A weakened U.S. dollar makes U.S. agricultural exports more competitive abroad, as well as at home, since it makes imports more expensive, allowing domestically-produced commodities a better chance to compete with foreign markets. This means that, while a weak U.S. dollar has a positive effect on the U.S. farming sector, a strong U.S. dollar does just the opposite (U.S. agriculture loses market shares to foreign competitors).

Although Florida is not regarded as a major agricultural exporting state when compared with states such as Iowa, Indiana, Illinois, or California, it has begun to play an important role in the gross revenues of producers. Currently, approximately 17 percent ($1.2 billion) of Florida's gross farm cash income is from exports. Overseas sales of fruits and vegetables account for the bulk of the share (62.4 percent). Like the rest of the U.S. farming sector, Florida farmers stand to benefit from a weak U.S. dollar in at least two ways:

  1. A weak U.S. dollar increases the demand for exported commodities, which may increase domestic revenues.

  2. A weak U.S. dollar increases the price of imported commodities, which allows locally-produced commodities a better chance to compete in the domestic market.

The answer to whether the weakening U.S. dollar is good for U.S. and Florida farmers and agribusinesses appears obvious: it is good. However, there is one caveat. While it is true that in general a weak U.S. dollar benefits local farmers and agribusinesses, a dramatic slide or continued weakness in the value of the U.S. dollar could be bad for U.S. and Florida agriculture. The most obvious way to understand this is to note that a weak U.S. dollar also increases the cost of imported inputs (such as imported energy and fertilizers) that go into the production process. An increase in the energy bill (e.g., increased foreign oil prices) could erode any gains that U.S. and Florida agriculture could receive from a weak U.S. dollar. A sharp decline in the value of the U.S. dollar could also cause the U.S. government to increase interest rates to control inflation, which would increase the cost of capital and cause harm to the farming community. So while a weak U.S. dollar is good for the farmer up to a point, beyond that it could become bad for farmers. The moral is: too much of a good thing is good for nothing.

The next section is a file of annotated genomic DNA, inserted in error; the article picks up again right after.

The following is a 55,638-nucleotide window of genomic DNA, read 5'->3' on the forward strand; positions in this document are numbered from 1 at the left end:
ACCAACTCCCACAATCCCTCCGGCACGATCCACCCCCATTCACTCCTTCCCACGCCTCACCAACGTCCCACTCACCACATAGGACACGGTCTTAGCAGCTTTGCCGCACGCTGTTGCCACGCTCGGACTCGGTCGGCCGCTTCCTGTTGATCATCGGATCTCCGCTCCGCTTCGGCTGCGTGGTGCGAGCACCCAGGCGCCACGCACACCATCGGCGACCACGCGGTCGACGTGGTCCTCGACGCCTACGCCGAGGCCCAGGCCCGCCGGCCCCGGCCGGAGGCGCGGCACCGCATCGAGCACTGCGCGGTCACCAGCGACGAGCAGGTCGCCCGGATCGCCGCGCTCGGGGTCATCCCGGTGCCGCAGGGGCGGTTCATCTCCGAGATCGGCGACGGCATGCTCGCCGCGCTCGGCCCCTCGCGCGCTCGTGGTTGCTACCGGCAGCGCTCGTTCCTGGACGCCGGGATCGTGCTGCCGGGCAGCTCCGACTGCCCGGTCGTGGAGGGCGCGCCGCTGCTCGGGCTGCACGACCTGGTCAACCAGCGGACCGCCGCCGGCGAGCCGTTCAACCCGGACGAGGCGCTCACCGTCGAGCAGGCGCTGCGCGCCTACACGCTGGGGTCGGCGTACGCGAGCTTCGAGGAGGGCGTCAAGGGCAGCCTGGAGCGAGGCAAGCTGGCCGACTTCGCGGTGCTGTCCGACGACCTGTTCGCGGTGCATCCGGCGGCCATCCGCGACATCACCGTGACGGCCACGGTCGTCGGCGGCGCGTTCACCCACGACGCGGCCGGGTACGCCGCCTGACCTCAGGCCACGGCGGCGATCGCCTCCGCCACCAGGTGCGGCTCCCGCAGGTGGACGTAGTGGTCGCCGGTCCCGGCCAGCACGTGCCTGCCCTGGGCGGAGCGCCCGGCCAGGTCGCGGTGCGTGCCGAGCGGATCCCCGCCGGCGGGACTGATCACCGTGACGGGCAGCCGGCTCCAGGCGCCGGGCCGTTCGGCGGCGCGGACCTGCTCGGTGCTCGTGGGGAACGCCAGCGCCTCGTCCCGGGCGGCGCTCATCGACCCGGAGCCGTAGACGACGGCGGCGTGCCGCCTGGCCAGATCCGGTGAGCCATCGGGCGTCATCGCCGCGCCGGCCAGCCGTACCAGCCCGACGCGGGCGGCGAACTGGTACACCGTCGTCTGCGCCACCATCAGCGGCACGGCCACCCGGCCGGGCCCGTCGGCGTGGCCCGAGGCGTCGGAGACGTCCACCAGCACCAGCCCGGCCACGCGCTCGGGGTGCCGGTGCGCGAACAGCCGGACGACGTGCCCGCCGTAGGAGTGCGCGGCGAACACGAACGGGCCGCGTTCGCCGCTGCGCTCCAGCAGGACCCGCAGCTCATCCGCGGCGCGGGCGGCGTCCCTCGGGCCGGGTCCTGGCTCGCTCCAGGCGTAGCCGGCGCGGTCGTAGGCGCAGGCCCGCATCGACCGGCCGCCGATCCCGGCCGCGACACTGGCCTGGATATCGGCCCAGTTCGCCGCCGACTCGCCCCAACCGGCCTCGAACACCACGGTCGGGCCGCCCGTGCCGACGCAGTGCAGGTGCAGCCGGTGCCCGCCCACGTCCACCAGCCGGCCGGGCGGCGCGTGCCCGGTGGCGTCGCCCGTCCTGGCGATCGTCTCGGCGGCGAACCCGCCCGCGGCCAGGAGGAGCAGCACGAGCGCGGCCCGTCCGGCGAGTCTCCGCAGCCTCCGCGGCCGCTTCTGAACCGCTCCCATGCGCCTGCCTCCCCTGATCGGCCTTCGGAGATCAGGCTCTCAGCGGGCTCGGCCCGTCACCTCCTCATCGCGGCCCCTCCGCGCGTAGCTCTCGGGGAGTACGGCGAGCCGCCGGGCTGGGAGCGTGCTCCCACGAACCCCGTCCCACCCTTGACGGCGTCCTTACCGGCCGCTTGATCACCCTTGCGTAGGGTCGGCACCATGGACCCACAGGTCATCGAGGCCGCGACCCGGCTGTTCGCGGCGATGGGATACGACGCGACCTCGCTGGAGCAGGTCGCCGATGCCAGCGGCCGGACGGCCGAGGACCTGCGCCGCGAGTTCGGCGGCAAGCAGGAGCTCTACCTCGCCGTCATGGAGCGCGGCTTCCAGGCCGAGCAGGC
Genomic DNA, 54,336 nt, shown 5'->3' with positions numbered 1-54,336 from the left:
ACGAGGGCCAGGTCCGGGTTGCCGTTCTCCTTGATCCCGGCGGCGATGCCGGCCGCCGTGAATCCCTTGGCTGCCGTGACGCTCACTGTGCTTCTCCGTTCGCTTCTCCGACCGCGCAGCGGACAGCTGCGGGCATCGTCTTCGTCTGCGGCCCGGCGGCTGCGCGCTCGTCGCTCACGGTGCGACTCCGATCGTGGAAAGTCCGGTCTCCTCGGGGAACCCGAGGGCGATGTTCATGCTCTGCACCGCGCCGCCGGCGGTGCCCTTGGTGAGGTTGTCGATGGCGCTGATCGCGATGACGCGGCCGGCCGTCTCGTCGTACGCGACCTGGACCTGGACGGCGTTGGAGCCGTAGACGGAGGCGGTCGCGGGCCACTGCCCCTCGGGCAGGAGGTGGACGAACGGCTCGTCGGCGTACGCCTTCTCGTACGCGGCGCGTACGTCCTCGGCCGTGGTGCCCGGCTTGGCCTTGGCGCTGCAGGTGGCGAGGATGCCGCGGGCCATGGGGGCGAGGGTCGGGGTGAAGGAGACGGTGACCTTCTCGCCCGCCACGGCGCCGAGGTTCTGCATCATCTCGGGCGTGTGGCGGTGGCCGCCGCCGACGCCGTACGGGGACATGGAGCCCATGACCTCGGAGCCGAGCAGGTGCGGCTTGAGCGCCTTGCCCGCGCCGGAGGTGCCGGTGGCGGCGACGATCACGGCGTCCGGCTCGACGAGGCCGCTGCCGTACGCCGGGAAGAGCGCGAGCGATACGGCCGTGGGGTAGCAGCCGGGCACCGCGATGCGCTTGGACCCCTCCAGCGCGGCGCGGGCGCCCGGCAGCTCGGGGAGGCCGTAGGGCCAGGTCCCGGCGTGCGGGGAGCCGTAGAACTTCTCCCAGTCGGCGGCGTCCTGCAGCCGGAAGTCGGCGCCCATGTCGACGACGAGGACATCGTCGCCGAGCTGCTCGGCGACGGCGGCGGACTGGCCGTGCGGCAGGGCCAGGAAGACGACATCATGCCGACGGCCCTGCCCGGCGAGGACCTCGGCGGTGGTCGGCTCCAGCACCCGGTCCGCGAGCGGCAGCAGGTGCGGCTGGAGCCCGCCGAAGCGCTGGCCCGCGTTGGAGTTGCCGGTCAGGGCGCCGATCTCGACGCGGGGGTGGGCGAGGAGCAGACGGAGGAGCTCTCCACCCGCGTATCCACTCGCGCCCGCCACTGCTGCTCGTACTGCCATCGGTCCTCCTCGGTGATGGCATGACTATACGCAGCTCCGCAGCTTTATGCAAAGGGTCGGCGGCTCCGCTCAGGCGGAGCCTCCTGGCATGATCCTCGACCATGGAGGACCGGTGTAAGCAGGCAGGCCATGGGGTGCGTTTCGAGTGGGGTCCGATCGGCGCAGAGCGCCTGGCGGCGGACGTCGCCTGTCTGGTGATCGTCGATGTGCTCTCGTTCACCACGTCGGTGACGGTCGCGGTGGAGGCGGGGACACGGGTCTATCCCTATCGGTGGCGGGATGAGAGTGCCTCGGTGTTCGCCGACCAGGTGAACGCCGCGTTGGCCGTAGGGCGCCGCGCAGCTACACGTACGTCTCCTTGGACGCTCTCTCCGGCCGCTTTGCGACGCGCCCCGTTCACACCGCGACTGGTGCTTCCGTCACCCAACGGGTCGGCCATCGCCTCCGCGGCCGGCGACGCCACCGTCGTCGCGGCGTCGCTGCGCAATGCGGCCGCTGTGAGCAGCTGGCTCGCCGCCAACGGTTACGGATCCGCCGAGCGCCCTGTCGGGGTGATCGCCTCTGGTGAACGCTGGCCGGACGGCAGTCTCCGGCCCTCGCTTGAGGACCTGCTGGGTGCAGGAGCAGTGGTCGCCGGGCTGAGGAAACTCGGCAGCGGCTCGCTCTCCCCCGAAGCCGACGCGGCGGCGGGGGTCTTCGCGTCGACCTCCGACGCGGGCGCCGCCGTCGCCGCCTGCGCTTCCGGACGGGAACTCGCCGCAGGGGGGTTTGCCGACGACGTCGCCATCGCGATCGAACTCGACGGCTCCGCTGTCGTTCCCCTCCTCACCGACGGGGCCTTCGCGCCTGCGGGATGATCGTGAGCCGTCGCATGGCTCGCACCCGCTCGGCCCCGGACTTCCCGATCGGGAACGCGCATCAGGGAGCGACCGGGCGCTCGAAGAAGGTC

Is There Anything that Farmers Could Do to Benefit from Exchange Rate Fluctuations?

As discussed earlier, changes in exchange rates can benefit as well as hurt farmers. All farmers, and especially those relying on foreign markets, need to understand exchange rates and to implement measures to protect themselves. While there is not much that farmers can do to influence the direction of change in exchange rates, there are a few things that farmers and agribusinesses can do to protect their interests from the vagaries of the exchange rate:

  • Explore the potential of hedging commodities and currencies on the futures and option markets when opportunity exists.